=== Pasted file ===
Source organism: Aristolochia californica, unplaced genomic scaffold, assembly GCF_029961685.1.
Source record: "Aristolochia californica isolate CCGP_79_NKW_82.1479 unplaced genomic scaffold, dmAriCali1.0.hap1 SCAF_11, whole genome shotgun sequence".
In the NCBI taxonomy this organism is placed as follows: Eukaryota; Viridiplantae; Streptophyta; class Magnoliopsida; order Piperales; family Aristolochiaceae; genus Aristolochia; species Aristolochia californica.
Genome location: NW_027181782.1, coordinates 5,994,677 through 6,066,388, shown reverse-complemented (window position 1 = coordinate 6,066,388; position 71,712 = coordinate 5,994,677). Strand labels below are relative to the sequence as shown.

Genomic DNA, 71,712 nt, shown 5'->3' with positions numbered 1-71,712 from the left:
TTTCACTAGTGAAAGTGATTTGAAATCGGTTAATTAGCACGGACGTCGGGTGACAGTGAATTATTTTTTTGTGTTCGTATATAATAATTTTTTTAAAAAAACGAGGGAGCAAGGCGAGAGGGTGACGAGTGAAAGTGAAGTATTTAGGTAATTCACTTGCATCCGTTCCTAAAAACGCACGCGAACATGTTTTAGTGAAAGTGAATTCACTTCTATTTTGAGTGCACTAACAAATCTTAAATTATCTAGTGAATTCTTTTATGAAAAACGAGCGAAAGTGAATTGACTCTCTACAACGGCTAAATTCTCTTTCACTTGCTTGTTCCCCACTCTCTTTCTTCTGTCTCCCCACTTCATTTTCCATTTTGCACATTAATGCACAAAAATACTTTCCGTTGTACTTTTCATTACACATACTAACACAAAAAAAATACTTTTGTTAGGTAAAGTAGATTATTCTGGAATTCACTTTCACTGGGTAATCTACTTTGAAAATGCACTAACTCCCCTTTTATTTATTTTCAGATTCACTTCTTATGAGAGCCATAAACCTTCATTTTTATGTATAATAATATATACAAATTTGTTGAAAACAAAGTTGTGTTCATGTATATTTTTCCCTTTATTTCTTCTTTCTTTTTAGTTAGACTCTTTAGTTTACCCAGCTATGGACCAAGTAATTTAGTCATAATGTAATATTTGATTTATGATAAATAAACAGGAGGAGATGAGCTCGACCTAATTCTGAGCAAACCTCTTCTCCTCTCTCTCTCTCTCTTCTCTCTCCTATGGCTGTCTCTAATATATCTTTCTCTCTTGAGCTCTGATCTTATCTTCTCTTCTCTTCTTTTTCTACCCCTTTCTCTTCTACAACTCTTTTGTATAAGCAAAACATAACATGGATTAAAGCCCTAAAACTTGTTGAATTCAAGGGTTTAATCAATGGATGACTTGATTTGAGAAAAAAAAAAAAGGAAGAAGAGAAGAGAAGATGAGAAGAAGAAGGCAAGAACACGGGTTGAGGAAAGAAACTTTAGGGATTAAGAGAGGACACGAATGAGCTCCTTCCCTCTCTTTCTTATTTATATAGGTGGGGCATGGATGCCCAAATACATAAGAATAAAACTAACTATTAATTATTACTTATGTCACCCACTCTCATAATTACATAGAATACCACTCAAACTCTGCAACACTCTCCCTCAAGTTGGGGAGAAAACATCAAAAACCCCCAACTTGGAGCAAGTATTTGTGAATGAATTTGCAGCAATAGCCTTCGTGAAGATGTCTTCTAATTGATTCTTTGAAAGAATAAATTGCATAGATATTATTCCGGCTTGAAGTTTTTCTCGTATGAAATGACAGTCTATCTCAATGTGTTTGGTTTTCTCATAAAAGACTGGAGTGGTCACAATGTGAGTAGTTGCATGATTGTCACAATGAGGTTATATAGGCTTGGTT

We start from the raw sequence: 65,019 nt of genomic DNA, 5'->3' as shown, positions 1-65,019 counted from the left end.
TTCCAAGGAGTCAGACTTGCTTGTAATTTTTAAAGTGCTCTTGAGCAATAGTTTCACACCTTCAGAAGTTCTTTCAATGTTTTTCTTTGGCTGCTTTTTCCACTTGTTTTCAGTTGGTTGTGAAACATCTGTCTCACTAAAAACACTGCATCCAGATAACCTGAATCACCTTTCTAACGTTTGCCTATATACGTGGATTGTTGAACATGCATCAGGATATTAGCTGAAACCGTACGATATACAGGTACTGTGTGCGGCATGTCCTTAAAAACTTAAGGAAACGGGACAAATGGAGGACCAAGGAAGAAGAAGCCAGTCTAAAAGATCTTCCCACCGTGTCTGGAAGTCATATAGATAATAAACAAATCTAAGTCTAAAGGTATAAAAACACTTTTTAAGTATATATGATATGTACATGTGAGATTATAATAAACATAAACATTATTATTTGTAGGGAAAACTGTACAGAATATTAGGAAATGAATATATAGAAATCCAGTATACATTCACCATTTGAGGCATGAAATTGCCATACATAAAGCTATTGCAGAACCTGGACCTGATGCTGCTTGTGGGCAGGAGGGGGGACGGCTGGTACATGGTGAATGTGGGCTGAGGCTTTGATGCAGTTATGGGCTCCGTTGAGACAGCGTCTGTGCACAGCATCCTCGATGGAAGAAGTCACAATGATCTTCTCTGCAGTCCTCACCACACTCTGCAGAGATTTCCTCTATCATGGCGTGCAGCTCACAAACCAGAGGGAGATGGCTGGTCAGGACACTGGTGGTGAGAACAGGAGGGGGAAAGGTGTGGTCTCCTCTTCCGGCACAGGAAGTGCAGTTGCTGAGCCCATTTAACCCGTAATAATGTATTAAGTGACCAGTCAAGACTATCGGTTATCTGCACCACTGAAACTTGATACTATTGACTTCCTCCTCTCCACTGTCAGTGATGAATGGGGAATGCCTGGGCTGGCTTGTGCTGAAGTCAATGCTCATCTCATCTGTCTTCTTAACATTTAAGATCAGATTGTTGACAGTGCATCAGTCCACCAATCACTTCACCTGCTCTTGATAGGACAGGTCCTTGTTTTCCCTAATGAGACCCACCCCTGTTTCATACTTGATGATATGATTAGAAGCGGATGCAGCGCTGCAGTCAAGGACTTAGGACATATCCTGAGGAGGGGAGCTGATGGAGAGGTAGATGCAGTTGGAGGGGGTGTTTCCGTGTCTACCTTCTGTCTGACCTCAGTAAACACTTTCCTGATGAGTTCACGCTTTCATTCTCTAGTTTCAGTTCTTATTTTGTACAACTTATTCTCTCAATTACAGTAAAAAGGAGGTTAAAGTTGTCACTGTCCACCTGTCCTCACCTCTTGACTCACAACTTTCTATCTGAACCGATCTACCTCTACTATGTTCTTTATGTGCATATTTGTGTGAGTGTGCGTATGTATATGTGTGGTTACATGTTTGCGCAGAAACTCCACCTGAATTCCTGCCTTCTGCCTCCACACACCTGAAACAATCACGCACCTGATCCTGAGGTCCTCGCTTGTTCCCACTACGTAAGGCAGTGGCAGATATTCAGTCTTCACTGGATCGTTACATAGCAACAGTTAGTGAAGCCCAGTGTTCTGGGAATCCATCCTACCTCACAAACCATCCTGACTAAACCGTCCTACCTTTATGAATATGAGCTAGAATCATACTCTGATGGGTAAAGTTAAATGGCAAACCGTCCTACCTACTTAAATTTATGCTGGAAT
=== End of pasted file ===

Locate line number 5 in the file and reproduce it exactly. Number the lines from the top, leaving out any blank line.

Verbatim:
Genomic DNA, 71,712 nt, shown 5'->3' with positions numbered 1-71,712 from the left: